4. Estimate r using Equation (12.54).

The bearing capacity from the CPT test is estimated by taking a weighted average of the cone resistance over a depth of 2B for axisymmetric condition and 4B for plane strain condition below the bottom of the footing base.

462 CHAPTER 12

BEARING CAPACITY OF SOILS AND SETTLEMENT OF SHALLOW FOUNDATIONS

EXAMPLE 12.15

Allowable Bearing Capacity and Settlement Using CPT Data

A representative set of cone data at a site is shown in Figure E12.15a. A square footing 3 m wide imposing an applied stress of 217 kPa is to be located 1 m below ground level at this site. Determine (1) the bearing capacity and

FIGURE E12.15a

q c (MPa)

0 5 10 15 20 25 30 0 2 4 6 8 10 12 14
0 5
10
15
20
25
30
0
2
4
6
8
10
12
14
16
18
Depth (m)

(2) the settlement of the footing one year after construction. The bulk unit weight of the sand is 17 kN/m 3 . Ground- water level is 8 m below the ground surface.

Strategy For a square footing, the in uence depth is 2B. You need to divide this depth into soil layers and then use Equation (12.54).

Solution 12.15

Step 1:

Determine the in uence depth below base of footing.

Step 2:

Influence depth 5 2B 5 6 m

Inspect q c values over the in uence depth below the bottom of the base of the footing. Ignore excessively large q c values and sketch a composite distribution, as shown in Figure E12.15b. Find the average value of q c , I co , and r over the in uence depth.

FIGURE E12.15b

q c (MPa)

0 2 4 6 8 10 12 14 16 18 0 Bottom of footing 2
0 2
4
6
8
10
12
14
16
18
0
Bottom of footing
2
4
6
8
10
12
14
16
Depth (m)
0 Bottom of footing 2 4 6 8 10 12 14 16 Depth (m) Use a

Use a spreadsheet program (www.wiley.com/college/budhu_bc.xls; see Table E12.15).

Since this is an axisymmetric case, the depth at which I cp occurs is B/2.

q ap 5 applied pressure, D 5 depth of footing from original surface, D f 5 depth of footing from nished surface.

q net 5 q ap 2 gD f 5 217 2 1 3 17 5 200 kPa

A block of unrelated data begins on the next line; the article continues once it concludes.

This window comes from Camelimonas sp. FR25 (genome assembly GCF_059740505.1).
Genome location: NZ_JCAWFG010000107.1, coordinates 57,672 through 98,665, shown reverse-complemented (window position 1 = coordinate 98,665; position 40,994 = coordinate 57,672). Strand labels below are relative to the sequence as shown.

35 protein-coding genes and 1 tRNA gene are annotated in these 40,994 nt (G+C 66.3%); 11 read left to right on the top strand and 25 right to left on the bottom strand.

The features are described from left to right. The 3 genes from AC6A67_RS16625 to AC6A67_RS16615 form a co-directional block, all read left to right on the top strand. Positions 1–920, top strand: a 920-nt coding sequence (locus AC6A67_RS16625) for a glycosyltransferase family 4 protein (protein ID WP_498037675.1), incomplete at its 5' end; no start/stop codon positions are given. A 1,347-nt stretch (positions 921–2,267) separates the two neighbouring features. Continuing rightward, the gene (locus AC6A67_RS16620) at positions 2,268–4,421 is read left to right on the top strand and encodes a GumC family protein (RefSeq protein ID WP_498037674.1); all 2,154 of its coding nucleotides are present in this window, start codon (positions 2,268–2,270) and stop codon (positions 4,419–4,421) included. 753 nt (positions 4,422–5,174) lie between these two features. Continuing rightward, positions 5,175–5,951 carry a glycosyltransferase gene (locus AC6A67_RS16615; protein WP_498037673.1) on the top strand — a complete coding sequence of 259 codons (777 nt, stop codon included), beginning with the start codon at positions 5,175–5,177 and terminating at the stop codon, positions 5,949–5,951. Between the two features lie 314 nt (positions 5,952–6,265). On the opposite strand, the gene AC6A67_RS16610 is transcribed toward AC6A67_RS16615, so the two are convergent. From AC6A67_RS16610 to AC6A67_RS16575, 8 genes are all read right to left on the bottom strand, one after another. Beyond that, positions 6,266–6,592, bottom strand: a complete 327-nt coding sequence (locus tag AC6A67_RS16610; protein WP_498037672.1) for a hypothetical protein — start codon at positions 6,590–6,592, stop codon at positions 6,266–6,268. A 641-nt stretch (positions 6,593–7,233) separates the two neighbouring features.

sr zp 5 ga B

2

1 D f b 5 17 3 a 2 1 1b 5 42.5 kPa;

3

I cp 5 0.5 1 0.1 Å 42.5 5 0.72

200

12.12 DETERMINATION OF BEARING CAPACITY AND SETTLEMENT OF COARSE-GRAINED SOILS FROM FIELD TESTS

TABLE E12.15

Muni Budhu “Soil Mechanics and Foundations”, John Wiley & Sons, NY, 2007 Bearing capacity and
Muni Budhu “Soil Mechanics and Foundations”, John Wiley & Sons, NY, 2007
Bearing capacity and settlement of shallow footings using CPT data
Condition
1
Axisymmetric
HELP
Influence factor, l co
Settlement
24
mm
Bearing capacity
6.7
MPa
0
0.2
0.4
0.6
0.8
1
0
0.5
q
217
kPa
c
0.96
D
1
D
1
m
1.20
f
D
1
m
1.5
γ
17
kN/m 3
2
B
3
m
2.5
Axisymmetric
L
3
m
3
Plane strain
σ' zp
42.5
kPa
3.5
σ' zo
17
kPa
4
200
kPa
σ net or q net
4.5
l
0.72
cp
t
1
yr
Layer
z
∆z
z/B
l
co
q c
(l co /q c )
q c ∆z
m
m
m
MPa
MPa.m
0
1 0.51
1.00
1.00
0.33
8.80
0.058
8.8
2 0.64
2.00
1.00
0.67
6.30
0.101
6.3
3 0.32
4.00
2.00
1.33
6.30
0.101
12.6
4 0.00
6.00
2.00
2.00
6.30
0.000
12.6
Sum
6.00
Sum
0.260
40.3
z/B

463

sr zo 5 gD 5 1 3 17 5 17 kPa;

c D 5 1 2 0.5 3

200 17 5 0.96

c t 5 1 1 0.2 log 10 ` 0.1 ` 5 1.2

1

Step 3:

Calculate the bearing capacity.

Step 4:

Calculate the settlement

q ult 5 Sq c Dz 5 40.3

SDz

6

5 6.7 MPa

r 5 c D c t

b

n

q net a

i51

1I co 2 i

1q c 2 i

Dz i 5 0.96 3 1.2

2.5

3 200 3 0.26 5 24 mm

12.12.3 Plate Load Test (PLT)

Tests on full-sized footings are desirable but expensive. The alternative is to carry out plate load tests (Figure 12.18) to simulate the load settlement behavior of a real footing. The plates are made from steel, with sizes varying from 150 to 760 mm. Two common plate sizes are used in practice. One is a square plate of width 300 mm and the other is a circular plate of diameter 300 mm. The test is carried out in a pit of depth of at least 1.5 m. Loads are applied in increments of 10% to 20% of the estimated allowable

FIGURE 12.18

Plate load test.

P B p
P
B p

Stress or load

Settlement
Settlement